Published On
November 2, 2016

With the end of the year fast approaching, it’s easy to get side-tracked when it comes to getting your financial planning in order. Don’t miss these six tax deadlines which you must complete before December 31st:

1. Deadline to Convert to a Roth IRA

Current tax law allows all investors to convert to a Roth IRA from existing retirement accounts. A Roth IRA provides tax-free growth and income in retirement. In addition, if you have after-tax dollars in your retirement plan, you may be able to convert to a Roth IRA completely tax-free.

By ensuring you have not only tax-deferred but also tax-free savings in the form of a Roth IRA, you’ll be tackling one of the most important topics in financial planning, tax diversification. By having your money multiple “pools” (In the United States this would be taxable, tax-deferred and tax-free), you give yourself the flexibility to withdraw funds from the most advantageous sources in retirement depending on your other sources of income and current tax laws at the time.

2. Deadline for Establishing a Qualified Retirement Plan

A qualified retirement plan is described in Section 401(a) of the Tax Code. The most common types of qualified plans are profit sharing plans and defined benefit plans. Usually, your contributions are not taxed until you withdraw money from your plan. Most retirement plans you obtain through your company are qualified plans.

3. Last Day to Sell Securities to Realize a Gain or Loss

Consider selling investments that have lost value, since it can be a useful tax reduction strategy. This strategy, called tax loss harvesting, can help reduce taxes on capital gains from profitable investments. We recommend that you simultaneously purchase a similar investment to keep the integrity of your portfolio.

For example, say an investor has $40,000 in a mutual fund that he paid $50,000 for has an unrealized loss of $10,000. By actually selling his position he realizes the loss of $10,000. This can be used to offset other gains in taxable accounts, or even reduce taxes if there is no gain elsewhere. Up to $3,000 per year can be used to offset “ordinary income” which includes income from wages, withdrawals from tax-deferred accounts and other sources. The investor could use $3,000 for three years in a row, and $1,000 in his final year, eventually using the entire $10,000 loss (hypothetical example).

4. Last Day to Complete Charitable Contributions

Your charitable contributions could have huge tax benefits for you, but you must complete your contributions before December 31st.

There are several ways to gift to a charity that may benefit you from a tax standpoint. First, let’s establish that for the purposes of this discussion a charity is a 501c3 organization that is qualified to receive tax-deductible contributions. Gifts to private individuals or other entities that are not 501c3 organizations are not eligible even if the intent is charitable.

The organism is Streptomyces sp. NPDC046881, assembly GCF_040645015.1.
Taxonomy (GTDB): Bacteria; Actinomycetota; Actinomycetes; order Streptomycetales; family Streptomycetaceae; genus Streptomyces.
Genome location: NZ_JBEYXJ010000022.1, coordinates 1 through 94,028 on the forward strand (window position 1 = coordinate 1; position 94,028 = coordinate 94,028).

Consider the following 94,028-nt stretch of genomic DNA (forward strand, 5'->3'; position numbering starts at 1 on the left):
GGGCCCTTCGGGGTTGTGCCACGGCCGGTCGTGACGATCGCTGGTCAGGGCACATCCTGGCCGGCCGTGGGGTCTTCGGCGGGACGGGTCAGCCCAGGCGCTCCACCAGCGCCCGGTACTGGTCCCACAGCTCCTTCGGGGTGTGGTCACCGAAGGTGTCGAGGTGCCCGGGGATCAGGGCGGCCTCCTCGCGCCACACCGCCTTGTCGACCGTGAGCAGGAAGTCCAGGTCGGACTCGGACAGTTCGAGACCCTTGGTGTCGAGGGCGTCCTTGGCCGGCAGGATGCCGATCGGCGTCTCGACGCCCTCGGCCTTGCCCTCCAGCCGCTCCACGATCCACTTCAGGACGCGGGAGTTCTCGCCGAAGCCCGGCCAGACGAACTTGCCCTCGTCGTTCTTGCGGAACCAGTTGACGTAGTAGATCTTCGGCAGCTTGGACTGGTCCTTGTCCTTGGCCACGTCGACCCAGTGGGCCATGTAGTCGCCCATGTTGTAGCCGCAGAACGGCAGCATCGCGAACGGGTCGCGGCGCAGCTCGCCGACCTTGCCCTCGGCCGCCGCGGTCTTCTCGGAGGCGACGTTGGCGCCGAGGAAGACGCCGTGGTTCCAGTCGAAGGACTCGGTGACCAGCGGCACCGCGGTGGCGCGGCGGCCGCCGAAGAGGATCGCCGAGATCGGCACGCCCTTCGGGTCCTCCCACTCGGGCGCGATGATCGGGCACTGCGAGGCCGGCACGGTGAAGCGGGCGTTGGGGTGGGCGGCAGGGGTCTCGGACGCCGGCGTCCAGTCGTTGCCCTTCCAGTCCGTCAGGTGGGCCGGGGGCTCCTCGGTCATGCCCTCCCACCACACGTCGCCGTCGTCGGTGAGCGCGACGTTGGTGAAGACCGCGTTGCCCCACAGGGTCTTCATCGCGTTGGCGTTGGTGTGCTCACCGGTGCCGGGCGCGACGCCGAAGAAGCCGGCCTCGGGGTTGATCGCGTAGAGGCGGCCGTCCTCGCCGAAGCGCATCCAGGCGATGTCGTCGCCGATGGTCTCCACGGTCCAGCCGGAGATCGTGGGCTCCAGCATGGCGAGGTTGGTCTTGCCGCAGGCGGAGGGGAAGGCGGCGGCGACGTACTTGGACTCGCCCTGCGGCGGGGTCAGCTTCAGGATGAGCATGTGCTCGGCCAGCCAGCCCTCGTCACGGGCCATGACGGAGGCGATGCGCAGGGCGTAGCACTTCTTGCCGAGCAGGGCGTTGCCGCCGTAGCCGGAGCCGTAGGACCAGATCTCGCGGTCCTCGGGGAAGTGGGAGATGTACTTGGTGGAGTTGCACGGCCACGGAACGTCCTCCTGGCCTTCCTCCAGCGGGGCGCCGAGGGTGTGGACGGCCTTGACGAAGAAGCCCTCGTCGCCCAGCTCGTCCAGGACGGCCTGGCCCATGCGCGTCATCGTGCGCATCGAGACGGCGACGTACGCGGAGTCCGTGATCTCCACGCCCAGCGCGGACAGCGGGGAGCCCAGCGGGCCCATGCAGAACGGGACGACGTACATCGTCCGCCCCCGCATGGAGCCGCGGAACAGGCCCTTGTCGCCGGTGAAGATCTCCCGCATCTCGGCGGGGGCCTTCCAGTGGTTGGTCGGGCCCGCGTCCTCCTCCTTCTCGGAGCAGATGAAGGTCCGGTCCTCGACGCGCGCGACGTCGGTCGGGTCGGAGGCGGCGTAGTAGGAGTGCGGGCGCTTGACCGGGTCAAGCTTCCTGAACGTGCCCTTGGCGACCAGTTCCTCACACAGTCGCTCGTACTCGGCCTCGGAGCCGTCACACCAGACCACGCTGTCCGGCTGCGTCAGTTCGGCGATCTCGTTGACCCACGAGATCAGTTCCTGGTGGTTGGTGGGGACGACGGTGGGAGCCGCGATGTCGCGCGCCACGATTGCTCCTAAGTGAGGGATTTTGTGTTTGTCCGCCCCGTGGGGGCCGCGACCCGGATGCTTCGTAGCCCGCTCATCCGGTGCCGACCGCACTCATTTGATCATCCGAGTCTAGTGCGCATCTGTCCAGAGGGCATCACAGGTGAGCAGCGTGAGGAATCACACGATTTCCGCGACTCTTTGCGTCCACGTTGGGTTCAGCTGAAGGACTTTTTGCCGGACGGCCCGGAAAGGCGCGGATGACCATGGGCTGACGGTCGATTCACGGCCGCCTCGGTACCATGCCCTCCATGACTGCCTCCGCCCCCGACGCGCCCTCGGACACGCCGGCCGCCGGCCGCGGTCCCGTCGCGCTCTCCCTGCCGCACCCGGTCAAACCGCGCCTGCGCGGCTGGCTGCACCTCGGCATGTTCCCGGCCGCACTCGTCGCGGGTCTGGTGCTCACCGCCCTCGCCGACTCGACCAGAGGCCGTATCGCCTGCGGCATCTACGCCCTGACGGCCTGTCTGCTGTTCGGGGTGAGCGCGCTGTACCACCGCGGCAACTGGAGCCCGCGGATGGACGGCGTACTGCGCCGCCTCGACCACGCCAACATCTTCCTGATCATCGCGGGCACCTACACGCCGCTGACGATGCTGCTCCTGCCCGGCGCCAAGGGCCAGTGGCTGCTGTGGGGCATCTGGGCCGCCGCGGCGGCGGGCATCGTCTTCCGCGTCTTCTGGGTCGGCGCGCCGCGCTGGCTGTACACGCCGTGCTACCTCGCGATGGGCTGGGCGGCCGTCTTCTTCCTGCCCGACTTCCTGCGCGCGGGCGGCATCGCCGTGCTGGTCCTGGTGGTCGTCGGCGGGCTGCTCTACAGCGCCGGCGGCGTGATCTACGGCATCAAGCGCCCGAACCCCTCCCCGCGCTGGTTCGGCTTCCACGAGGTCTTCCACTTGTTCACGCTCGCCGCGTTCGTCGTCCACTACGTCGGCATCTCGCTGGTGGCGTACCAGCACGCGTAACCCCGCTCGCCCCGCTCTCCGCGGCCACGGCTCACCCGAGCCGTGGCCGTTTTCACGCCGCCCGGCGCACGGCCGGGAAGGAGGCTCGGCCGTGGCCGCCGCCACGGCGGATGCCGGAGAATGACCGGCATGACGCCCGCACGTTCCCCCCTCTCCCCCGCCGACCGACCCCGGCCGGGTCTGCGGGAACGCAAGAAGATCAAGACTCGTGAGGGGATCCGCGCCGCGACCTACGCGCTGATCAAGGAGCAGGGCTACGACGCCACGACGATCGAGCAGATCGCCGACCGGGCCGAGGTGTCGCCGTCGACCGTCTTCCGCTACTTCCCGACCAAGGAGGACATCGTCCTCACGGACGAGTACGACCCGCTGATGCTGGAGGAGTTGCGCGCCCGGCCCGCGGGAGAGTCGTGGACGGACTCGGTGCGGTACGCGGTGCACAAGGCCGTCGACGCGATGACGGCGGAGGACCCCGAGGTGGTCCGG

The gifts themselves can be in the form of cash or other assets such as stocks or real estate. The one asset you’re generally not going to be able to write off is the value of your own time when volunteering, although you may be able to write off expenses associated with charitable activities. Once you’ve determined your charity of choice and what asset (or amount of cash) you’d like to give, make sure you get a receipt for the gift.

Do your research beforehand regarding your own tax situation. Your charitable gift may not actually lower your tax bill if your total itemized deductions including charitable gifts are still lower than the standard deduction.

5. Deadline to Withdraw Required Minimum Distributions from an IRA

Make sure you take any required minimum distributions (RMDs) from your IRA, 401(k) or employer-sponsored plan if you have reached age 70½. If you neglect to take your RMD, you could face a 50% penalty on the amount of RMD not withdrawn.

6. Deadline to Open an Individual 401(k) for a Small Business

A Solo 401k can be an excellent option for business owners without employees or those whose business has no additional employees other than their spouse.

Generally, the plan must be set up by the end of the fiscal year for the business, usually, December 31st, although certain types of contributions may be made by the tax filing deadline (April 15th in most cases) or extended deadline.

Your employee contribution limit will be the same as those contributing to a regular 401k although you can also contribute additional amounts that are considered contributions of the company.

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